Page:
Though very uncommon among humans today, especially in the developed world, rabies was a constant threat for our kind just a couple of hundred years ago. Characterized by symptoms as diverse and erratic as foaming from the mouth, a new found fear of water, hostile delusions and violent hallucinations- the illness attacks the nervous system directly- aiming itself towards the brain in particular. Spread through the saliva of an infected animal (an animal suffering from aforementioned delusions etc) it was widely feared throughout the entire world until a vaccination was developed in 1885. Despite this cure, rabies still kills some 50,000 people every year.
A mosquito borne disease, Malaria has the ability to infect human beings without any warning or restraint whatsoever. Characterized most typically by severe fever and headaches, the condition can often lead to coma’s and even death. Most common in tropical and subtropical climates, malaria parasites arise from the genus Plasmodium and can vary in seriousness depending on the case itself as well as the medical resources available.
Also known as ‘beaver fever’ Giardiasis is an internal parasitic infection caused by the ingestion or exposure to infected volumes of water. As one of the most common waterborne diseases in America, it is expected that the infection is zoonotic- with the belief that beavers (among other animals) may be responsible for the spread of the infection into lakes, rivers and reservoirs- hence the pseudonym.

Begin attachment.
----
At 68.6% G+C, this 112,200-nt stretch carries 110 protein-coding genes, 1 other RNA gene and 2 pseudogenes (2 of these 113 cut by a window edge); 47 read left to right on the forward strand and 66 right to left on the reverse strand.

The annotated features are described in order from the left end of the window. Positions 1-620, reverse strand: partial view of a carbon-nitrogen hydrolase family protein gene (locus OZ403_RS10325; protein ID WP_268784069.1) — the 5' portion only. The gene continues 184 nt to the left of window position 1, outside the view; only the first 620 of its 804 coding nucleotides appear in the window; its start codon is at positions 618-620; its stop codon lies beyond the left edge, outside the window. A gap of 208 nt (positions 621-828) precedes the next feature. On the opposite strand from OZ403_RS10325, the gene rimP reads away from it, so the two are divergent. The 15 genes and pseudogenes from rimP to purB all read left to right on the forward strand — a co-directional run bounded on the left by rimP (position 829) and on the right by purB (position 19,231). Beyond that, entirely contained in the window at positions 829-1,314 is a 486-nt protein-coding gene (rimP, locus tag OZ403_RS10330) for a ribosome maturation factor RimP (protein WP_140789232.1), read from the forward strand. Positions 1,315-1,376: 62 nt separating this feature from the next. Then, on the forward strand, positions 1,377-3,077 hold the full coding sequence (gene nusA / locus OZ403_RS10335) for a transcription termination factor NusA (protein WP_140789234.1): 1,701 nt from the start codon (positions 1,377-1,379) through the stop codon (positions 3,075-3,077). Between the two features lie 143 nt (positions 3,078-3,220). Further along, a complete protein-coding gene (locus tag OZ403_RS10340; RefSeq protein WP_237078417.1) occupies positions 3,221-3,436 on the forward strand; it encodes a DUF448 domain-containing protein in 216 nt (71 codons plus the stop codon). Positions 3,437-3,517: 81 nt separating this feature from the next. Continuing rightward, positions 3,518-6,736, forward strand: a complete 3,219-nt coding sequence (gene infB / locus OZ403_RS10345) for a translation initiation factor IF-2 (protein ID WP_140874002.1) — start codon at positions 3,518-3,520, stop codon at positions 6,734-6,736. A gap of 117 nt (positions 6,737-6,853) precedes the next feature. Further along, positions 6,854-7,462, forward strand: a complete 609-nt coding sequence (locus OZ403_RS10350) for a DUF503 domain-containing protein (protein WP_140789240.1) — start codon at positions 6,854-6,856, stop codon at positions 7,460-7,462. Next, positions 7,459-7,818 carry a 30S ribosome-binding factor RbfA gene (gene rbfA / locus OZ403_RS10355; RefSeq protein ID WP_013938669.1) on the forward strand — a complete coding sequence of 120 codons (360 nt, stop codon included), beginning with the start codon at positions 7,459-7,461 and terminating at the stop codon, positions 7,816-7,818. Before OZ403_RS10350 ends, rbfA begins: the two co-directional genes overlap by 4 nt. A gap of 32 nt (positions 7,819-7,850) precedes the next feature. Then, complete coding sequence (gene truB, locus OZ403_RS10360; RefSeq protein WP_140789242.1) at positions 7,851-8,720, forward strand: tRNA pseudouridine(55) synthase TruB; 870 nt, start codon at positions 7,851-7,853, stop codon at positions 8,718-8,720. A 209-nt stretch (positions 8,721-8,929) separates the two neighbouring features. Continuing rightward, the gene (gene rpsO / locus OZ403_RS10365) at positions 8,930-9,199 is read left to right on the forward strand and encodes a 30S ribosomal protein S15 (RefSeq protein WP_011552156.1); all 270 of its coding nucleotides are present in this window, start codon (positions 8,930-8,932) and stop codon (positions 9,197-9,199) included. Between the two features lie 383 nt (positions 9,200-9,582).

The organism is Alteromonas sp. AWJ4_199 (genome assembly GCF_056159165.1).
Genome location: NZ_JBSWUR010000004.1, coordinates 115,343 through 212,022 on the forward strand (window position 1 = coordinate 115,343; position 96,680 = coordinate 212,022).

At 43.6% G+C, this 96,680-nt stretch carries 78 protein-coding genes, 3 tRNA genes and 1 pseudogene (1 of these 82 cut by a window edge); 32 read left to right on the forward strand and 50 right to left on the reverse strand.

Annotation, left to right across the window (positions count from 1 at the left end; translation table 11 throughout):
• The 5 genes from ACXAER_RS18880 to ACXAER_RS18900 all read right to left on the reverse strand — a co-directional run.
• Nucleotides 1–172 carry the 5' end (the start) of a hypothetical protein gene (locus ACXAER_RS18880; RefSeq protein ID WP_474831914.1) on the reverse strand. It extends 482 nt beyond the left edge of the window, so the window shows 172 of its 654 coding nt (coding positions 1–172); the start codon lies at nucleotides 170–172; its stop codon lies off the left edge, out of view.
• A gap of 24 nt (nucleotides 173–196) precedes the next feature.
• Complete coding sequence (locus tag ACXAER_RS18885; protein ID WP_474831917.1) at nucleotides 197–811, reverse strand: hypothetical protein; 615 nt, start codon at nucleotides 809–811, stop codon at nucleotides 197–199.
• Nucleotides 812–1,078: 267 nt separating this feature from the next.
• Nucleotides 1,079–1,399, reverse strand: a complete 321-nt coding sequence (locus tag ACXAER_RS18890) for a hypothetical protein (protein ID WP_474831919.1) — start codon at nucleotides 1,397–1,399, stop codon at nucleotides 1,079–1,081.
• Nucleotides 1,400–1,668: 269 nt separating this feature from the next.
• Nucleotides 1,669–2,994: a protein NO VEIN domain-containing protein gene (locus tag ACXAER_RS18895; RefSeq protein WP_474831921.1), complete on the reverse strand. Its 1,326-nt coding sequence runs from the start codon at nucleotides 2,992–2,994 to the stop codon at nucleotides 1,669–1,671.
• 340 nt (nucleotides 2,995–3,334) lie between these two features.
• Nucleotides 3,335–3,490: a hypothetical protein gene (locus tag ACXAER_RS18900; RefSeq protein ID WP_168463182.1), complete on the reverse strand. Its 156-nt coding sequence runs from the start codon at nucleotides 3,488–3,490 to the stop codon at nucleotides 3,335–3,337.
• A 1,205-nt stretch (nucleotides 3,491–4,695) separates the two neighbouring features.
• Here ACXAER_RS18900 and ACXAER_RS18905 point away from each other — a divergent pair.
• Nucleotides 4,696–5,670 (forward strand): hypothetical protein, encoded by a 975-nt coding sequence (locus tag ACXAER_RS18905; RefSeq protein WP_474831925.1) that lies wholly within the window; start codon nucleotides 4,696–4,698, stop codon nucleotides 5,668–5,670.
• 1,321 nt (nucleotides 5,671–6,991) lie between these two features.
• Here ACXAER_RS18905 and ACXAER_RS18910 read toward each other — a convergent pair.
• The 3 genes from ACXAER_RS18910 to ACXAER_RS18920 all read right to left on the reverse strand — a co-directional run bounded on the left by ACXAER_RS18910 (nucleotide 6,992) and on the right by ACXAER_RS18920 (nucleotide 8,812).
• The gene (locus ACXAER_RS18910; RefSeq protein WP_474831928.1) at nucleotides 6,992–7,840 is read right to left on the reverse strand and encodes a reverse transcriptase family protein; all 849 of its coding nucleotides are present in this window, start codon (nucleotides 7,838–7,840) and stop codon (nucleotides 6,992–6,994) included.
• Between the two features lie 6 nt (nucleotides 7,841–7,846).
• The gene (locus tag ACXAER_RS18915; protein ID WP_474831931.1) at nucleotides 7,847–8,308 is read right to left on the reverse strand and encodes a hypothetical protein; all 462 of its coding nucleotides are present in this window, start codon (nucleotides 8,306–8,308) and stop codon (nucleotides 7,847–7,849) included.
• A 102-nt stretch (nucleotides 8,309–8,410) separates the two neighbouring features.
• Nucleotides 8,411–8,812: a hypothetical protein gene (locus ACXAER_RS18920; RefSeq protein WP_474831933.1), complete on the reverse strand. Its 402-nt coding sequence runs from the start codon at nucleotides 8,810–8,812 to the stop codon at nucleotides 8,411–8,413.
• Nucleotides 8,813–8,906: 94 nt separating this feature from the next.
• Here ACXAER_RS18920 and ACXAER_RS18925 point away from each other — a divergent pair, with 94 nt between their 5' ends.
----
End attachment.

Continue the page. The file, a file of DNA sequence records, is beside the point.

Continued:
Dermatophytosis, or ringworm as its most commonly known- is a condition brought on by a fungal infection of the skin. A common misconception in relation to the illness is that its symptoms are caused by a breed of parasitic worm, when in fact they are completely the result of several species of fungi. Though far from deadly if taken care of properly, ringworm’s ability to spread from person to person is unrivaled due to the fact it must only come into contact with the skin and not the internal organs/cells.
As the condition which inescapably leads to AIDS, HIV or the Human immunodeficiency virus to give it its full title is the most recent epidemic to strike at our species. Believed to have emerged in Africa in the late 19th Century, the condition leads to the deterioration of the immune system- leaving sufferers extremely vulnerable and at the whim of opportunistic infections, ranging from the most deadly of tumors to the most common of colds. Elevated to the status of pandemic as of 2009, HIV/Aids effects an estimated 33 million people in the world today, with an annual death toll of around 1.8 million. The virus is transmitted through direct contact of a mucous membrane of the bloodstream with a bodily fluid already hosting it- most commonly through unprotected sex and the use of contaminated paraphernalia among drug addicts.